The Passion Principle

When it’s time to pivot your career and find your perfect role.

Most people reach a point in their professional lives where they hit a wall and question whether they’ve gone down the right path. And sometimes, that wall is put there through circumstances such as a layoff, economic downturn, relocation or other factor.

In any case, many of us have come to that fork in the road and decide (by choice, or otherwise) to pivot our career. And when faced with that decision, many use it as an invitation to find their true passion.

As we evolve professionally, we learn about ourselves and what we like, what we’re good at and what really makes us tick. For some, it happens early on, and for others, it takes years (or external forces) to examine, or re-examine, our trajectory and decide where we want to go next.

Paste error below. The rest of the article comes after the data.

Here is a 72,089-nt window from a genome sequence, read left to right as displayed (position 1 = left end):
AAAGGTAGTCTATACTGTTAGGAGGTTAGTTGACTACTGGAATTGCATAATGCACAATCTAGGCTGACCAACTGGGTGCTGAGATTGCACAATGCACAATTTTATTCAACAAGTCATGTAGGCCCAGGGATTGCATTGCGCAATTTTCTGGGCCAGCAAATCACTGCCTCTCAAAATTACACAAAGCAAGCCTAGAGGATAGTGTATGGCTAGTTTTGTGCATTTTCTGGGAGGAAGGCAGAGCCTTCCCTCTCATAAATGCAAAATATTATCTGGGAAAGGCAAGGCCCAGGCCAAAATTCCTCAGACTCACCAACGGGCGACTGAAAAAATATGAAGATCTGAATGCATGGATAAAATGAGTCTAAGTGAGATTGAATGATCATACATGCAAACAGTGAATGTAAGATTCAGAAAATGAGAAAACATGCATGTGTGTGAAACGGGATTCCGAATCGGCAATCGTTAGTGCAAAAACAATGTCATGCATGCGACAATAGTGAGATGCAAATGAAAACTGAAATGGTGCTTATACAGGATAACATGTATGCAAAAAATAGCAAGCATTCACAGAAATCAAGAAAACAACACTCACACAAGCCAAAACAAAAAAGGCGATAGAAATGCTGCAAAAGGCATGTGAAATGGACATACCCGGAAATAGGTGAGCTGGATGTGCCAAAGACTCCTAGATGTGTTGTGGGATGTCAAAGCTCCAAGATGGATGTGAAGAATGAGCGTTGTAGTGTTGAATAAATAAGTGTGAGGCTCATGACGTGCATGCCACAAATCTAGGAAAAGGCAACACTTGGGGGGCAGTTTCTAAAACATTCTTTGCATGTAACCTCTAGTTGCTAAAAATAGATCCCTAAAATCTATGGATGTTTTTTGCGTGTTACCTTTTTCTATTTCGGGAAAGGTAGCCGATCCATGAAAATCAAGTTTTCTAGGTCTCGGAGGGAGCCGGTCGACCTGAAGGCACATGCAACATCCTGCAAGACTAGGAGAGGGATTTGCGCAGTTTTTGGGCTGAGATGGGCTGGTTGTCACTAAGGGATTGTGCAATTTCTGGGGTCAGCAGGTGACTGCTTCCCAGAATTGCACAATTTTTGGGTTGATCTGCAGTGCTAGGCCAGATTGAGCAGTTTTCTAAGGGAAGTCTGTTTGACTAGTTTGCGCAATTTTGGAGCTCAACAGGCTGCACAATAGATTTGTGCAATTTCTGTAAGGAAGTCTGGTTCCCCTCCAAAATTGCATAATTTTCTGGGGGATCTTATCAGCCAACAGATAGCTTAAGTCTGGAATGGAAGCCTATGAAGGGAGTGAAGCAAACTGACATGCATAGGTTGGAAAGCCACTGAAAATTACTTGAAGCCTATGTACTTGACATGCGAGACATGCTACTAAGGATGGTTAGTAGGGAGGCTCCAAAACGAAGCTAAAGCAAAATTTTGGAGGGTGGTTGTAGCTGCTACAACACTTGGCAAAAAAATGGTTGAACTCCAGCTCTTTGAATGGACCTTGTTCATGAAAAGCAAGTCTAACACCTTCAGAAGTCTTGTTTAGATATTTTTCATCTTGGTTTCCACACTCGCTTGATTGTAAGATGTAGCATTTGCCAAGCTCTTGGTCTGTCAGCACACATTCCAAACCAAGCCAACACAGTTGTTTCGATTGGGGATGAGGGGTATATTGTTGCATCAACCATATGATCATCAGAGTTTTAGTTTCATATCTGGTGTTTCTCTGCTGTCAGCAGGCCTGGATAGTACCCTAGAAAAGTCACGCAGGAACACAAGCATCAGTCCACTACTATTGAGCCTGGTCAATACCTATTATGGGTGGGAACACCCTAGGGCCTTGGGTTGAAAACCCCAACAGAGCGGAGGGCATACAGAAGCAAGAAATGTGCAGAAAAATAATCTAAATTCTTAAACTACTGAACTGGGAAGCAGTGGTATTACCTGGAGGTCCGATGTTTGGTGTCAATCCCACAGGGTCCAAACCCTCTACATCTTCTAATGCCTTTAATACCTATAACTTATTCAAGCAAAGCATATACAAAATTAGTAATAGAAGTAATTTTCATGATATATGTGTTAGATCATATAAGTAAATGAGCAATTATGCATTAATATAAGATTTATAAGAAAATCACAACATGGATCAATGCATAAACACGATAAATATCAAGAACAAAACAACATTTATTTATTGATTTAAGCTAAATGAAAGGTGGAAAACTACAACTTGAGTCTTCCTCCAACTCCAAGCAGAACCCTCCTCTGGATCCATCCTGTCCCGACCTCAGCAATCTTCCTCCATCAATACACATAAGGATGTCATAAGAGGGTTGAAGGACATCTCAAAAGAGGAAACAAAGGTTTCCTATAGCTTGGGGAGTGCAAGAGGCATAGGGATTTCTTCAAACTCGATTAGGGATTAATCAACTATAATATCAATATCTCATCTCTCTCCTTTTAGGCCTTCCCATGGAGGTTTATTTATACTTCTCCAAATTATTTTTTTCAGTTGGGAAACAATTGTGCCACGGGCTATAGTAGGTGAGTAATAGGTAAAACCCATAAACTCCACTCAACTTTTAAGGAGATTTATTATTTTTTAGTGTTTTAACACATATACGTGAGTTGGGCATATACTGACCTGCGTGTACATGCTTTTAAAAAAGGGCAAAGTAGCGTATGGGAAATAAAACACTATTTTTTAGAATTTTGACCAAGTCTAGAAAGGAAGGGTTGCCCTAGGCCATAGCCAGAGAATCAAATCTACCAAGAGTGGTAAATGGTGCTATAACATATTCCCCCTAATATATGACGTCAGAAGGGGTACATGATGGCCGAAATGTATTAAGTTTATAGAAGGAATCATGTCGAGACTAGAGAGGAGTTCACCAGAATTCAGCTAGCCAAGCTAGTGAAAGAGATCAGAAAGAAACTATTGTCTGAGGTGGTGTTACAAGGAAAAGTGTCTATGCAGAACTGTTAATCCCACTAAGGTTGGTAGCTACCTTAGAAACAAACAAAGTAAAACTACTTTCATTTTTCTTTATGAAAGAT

In these COVID days, this has become top of mind for many senior leaders. Faced with new work setups (or no work setup) and more time to think, they’re turning these challenging times into an opportunity to carve a new path.

While it can be scary to take that leap, it can also be very rewarding. I know because I did it.

From as early as I can remember, I wanted to be a lawyer. My dad was a lawyer (a litigator and an expert in his field). He worked harder than anyone I knew but he truly loved what he did. He was so passionate about the law, his cases, his clients, and his colleagues. He often talked about work at the dinner table, inspiring us all with his enthusiasm.

I looked up to my dad and wanted to follow in his footsteps. I worked at his law office part-time through high school and earned the marks I needed in undergrad to get into law school. Then I faced my first real obstacle: it took three attempts to achieve an acceptable LSAT score, but I was determined and I made it happen.

I did well in law school and landed a second year summer job at a top Bay Street business law firm where I also articled. I then joined one of Canada’s leading business law firms as a first year Associate.